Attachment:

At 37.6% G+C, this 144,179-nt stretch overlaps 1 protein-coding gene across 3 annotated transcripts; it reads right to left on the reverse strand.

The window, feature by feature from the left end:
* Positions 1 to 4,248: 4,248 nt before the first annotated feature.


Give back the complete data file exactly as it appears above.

At 37.6% G+C, this 144,179-nt stretch overlaps 1 protein-coding gene across 3 annotated transcripts; it reads right to left on the reverse strand.

The window, feature by feature from the left end:
* Positions 1 to 4,248: 4,248 nt before the first annotated feature.